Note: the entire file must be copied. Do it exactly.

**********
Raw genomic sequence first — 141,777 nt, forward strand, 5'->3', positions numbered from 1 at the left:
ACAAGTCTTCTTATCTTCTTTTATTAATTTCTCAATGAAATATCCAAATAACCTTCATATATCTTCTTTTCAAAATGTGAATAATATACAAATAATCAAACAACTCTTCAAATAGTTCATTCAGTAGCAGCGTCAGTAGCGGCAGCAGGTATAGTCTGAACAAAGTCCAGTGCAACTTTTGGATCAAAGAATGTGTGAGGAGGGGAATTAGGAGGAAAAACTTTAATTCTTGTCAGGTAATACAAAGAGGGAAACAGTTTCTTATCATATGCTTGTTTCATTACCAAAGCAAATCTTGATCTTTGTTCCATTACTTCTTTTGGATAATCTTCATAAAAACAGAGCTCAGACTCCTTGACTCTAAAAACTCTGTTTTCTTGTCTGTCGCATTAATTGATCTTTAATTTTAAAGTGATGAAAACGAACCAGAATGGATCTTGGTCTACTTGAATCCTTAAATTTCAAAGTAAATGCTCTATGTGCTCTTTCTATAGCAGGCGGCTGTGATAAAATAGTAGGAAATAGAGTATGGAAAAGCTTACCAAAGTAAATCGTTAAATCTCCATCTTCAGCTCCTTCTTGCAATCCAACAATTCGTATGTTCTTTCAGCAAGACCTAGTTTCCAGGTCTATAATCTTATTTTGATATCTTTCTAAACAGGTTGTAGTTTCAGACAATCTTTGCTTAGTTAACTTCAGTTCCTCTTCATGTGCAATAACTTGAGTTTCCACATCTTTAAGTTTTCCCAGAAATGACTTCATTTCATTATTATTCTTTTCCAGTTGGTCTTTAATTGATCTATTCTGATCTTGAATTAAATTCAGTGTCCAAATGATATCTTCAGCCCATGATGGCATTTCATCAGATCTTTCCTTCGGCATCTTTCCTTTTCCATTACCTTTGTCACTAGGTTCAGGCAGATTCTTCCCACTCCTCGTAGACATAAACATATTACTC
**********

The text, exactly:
Raw genomic sequence first — 141,777 nt, forward strand, 5'->3', positions numbered from 1 at the left:
ACAAGTCTTCTTATCTTCTTTTATTAATTTCTCAATGAAATATCCAAATAACCTTCATATATCTTCTTTTCAAAATGTGAATAATATACAAATAATCAAACAACTCTTCAAATAGTTCATTCAGTAGCAGCGTCAGTAGCGGCAGCAGGTATAGTCTGAACAAAGTCCAGTGCAACTTTTGGATCAAAGAATGTGTGAGGAGGGGAATTAGGAGGAAAAACTTTAATTCTTGTCAGGTAATACAAAGAGGGAAACAGTTTCTTATCATATGCTTGTTTCATTACCAAAGCAAATCTTGATCTTTGTTCCATTACTTCTTTTGGATAATCTTCATAAAAACAGAGCTCAGACTCCTTGACTCTAAAAACTCTGTTTTCTTGTCTGTCGCATTAATTGATCTTTAATTTTAAAGTGATGAAAACGAACCAGAATGGATCTTGGTCTACTTGAATCCTTAAATTTCAAAGTAAATGCTCTATGTGCTCTTTCTATAGCAGGCGGCTGTGATAAAATAGTAGGAAATAGAGTATGGAAAAGCTTACCAAAGTAAATCGTTAAATCTCCATCTTCAGCTCCTTCTTGCAATCCAACAATTCGTATGTTCTTTCAGCAAGACCTAGTTTCCAGGTCTATAATCTTATTTTGATATCTTTCTAAACAGGTTGTAGTTTCAGACAATCTTTGCTTAGTTAACTTCAGTTCCTCTTCATGTGCAATAACTTGAGTTTCCACATCTTTAAGTTTTCCCAGAAATGACTTCATTTCATTATTATTCTTTTCCAGTTGGTCTTTAATTGATCTATTCTGATCTTGAATTAAATTCAGTGTCCAAATGATATCTTCAGCCCATGATGGCATTTCATCAGATCTTTCCTTCGGCATCTTTCCTTTTCCATTACCTTTGTCACTAGGTTCAGGCAGATTCTTCCCACTCCTCGTAGACATAAACATATTACTC